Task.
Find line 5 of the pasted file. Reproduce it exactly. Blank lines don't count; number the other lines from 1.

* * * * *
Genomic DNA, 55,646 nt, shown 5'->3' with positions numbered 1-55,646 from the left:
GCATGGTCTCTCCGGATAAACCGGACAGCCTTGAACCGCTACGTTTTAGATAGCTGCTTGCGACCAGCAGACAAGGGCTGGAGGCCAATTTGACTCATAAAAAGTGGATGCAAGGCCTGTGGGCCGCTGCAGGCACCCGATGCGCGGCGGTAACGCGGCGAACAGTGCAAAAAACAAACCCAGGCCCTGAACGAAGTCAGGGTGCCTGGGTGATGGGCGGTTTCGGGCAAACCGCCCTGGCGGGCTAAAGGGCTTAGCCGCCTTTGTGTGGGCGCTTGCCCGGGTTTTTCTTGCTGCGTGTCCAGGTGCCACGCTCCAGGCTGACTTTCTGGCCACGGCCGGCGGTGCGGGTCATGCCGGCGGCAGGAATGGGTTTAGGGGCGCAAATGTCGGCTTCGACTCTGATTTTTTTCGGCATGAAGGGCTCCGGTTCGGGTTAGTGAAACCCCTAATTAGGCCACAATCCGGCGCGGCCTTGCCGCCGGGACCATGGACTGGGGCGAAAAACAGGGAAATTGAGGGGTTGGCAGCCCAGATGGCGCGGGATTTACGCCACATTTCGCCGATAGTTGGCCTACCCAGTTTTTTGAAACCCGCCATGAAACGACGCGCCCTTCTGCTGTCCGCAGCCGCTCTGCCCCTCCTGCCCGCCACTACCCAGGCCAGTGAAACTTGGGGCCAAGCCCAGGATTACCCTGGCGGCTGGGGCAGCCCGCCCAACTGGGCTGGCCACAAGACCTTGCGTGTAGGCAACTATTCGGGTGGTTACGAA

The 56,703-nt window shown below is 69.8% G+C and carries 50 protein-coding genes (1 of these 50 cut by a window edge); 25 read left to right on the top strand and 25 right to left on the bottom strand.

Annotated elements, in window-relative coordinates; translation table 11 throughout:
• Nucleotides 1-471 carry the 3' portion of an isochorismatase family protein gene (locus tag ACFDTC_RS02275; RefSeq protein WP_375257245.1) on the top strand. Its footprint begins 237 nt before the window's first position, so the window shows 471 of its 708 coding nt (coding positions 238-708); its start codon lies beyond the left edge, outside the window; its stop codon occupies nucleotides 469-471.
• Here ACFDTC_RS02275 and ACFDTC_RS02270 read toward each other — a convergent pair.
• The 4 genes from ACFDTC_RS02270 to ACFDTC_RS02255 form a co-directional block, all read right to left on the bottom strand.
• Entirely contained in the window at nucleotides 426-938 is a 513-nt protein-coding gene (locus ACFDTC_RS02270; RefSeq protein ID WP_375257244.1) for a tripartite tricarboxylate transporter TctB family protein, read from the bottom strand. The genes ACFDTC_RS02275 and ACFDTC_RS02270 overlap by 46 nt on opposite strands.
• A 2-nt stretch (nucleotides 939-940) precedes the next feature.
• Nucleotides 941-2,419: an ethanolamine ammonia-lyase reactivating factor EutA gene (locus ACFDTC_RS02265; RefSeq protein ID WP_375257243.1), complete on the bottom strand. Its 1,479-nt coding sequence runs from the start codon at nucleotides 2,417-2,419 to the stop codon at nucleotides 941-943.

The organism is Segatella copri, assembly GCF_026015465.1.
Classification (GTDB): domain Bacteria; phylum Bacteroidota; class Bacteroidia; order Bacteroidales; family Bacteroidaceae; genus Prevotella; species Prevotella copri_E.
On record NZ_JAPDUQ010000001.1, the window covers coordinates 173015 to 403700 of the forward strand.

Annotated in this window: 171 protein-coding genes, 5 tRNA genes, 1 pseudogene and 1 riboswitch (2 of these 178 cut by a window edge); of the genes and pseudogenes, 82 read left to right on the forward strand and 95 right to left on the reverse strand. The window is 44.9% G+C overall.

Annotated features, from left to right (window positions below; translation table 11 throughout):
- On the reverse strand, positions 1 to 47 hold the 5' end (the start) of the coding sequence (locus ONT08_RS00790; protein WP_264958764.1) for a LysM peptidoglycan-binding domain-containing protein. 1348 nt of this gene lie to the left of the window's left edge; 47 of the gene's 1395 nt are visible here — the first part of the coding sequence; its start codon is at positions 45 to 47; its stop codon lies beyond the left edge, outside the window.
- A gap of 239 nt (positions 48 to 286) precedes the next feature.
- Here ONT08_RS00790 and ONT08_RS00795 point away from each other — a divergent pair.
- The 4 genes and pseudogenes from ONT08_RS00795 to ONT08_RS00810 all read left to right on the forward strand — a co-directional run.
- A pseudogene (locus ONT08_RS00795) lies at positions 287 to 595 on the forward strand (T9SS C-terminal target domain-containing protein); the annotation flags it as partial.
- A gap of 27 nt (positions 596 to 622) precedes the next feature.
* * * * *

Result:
• Nucleotides 1-471 carry the 3' portion of an isochorismatase family protein gene (locus tag ACFDTC_RS02275; RefSeq protein WP_375257245.1) on the top strand. Its footprint begins 237 nt before the window's first position, so the window shows 471 of its 708 coding nt (coding positions 238-708); its start codon lies beyond the left edge, outside the window; its stop codon occupies nucleotides 469-471.